Marc Rich, the man revolutionised commodities trading
In the discreet commodities trading business, Marc Rich, the founder of commodities giant Glencore, cuts a controversial figure.
While he was pursued for decades by US justice on accusations of tax evasion and illegal trading with Iran before finally being pardoned, Rich has also been credited with revolutionising commodities trading through a firm he founded 37 years ago, called Marc Rich + Co, later named Glencore.
"Marc Rich is a pioneer of the globalisation era and an architect of modern commodities trading," said Daniel Ammann, his biographer and a Swiss journalist.
Now 76, Rich has effectively created the spot trading market, Ammann claimed, noting that in the early 1970s, only five percent of oil trading was made by offer and demand, while the rest was traded through futures contracts.
"Thanks to Marc Rich, oil has been negotiated more freely since the 1970s, in a more efficient manner and at more transparent prices," said Ammann.
Born to a Jewish family, Rich was taken in 1941 to the United States to flee the rise of Nazism.
In 1954, he joined US trading firm Philipp Brothers as an apprentice and quickly worked his way up the group, according to a profile on the website of his eponymous foundation.
He was soon groomed to take over as president of the US firm, but in 1974, he decided instead to launch a company based in Switzerland's canton Zug with a former colleague Pincus Green as well as several other traders.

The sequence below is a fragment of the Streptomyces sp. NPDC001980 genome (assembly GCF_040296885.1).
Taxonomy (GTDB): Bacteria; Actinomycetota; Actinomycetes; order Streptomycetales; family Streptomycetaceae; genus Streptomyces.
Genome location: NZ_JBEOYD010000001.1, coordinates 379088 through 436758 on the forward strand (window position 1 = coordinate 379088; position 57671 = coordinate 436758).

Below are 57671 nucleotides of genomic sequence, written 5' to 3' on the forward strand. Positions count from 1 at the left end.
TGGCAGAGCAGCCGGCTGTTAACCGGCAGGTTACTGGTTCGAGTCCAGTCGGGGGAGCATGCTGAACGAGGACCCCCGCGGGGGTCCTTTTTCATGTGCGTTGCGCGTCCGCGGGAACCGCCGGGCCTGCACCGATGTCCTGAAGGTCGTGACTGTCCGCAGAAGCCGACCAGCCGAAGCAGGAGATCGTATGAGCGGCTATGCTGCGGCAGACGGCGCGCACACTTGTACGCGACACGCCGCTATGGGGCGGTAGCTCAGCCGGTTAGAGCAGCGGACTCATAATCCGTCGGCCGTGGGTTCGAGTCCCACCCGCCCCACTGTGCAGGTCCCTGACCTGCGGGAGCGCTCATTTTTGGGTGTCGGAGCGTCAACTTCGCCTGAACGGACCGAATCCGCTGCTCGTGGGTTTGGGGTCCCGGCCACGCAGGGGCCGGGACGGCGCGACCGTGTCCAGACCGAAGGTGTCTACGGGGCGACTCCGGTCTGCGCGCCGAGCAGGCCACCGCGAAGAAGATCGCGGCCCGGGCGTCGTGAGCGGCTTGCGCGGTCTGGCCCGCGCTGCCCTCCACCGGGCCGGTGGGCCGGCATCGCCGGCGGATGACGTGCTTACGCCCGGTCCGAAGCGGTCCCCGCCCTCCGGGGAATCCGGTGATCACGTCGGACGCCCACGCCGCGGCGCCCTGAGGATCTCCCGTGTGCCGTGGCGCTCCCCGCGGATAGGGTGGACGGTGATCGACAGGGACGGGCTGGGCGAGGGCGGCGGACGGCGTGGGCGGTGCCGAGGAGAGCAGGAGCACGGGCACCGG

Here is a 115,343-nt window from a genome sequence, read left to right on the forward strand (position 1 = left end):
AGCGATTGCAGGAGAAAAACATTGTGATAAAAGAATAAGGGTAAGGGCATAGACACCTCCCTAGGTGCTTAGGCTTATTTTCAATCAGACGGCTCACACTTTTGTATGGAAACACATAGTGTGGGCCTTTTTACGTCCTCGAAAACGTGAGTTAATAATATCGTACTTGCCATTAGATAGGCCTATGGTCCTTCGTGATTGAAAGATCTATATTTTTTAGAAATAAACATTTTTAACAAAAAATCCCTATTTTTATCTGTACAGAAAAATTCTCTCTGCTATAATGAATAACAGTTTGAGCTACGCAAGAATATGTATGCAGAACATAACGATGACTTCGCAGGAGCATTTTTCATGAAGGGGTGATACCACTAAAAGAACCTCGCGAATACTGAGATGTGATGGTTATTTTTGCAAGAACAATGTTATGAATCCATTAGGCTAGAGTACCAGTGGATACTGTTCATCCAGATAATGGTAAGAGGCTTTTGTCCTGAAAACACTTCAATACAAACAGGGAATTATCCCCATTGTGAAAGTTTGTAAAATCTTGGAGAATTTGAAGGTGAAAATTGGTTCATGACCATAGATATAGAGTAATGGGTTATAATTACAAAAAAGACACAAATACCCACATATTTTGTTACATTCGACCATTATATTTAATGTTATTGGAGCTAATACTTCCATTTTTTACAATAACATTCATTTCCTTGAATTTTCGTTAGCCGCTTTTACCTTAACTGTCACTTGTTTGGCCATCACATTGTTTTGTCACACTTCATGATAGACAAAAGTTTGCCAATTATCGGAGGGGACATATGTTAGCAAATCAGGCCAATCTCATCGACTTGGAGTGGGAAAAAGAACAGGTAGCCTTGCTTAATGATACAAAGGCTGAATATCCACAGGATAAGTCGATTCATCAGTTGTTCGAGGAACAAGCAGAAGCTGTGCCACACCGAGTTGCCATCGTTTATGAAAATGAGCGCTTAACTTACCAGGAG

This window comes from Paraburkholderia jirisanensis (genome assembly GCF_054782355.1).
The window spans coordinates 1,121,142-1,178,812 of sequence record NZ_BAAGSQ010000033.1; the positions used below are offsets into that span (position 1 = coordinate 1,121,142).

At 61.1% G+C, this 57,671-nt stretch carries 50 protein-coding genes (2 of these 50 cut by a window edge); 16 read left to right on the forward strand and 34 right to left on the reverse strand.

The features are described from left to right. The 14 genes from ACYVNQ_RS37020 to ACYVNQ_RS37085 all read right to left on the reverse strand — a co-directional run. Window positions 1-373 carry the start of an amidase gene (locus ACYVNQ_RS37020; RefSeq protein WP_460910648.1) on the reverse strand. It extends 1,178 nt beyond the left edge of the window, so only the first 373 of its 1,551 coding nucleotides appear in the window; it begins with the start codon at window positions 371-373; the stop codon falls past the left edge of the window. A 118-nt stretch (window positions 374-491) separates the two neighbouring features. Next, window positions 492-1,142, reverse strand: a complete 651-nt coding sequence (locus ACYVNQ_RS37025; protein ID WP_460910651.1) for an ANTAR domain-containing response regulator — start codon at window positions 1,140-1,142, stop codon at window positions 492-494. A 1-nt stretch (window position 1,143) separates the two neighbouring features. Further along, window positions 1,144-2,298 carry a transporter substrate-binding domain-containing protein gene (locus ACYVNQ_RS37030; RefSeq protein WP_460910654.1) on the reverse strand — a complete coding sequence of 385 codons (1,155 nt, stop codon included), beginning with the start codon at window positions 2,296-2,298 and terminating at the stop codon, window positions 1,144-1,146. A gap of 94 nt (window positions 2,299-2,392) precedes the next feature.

From a small start-up, the company grew into a key player in the sector over decades.
Rich, together with his partners, managed to "break through the cartel of major groups that dominated the petrol market, from the wells to the petrol pumps," said Ammann.
This success brought Rich a fortune worth $1 billion today (720.8 million euros) according to Forbes' estimates, though not without controversy.
Rich was on the FBI's wanted list for decades before being granted a pardon by Bill Clinton on the last day of his presidency in January 2001, said Ammann.
Rich's business tradings with Iran, Cuba and apartheid South Africa had brought the wrath of US justice down on him. Accused of tax evasion, as well as illegal trade with Iran, Rich was forced to flee to Switzerland in 1983.
His foundation pointed out that he has not admitted to these accusations.
Even though its founder was embroiled in justice issues, the company continued its astral ascent.
In 1993, however, Rich lost $172 million in a contract, obliging him to give up his participation in the company. He sold his interest to senior managers of the firm, who then renamed it Glencore.
Now based in central Switzerland's Meggen, Rich has since built up another discreet trading company.
He has also launched several charitable foundations on education, culture and the fight against leukaemia, which killed his second daughter Gabrielle in 1996.
© 2011 AFP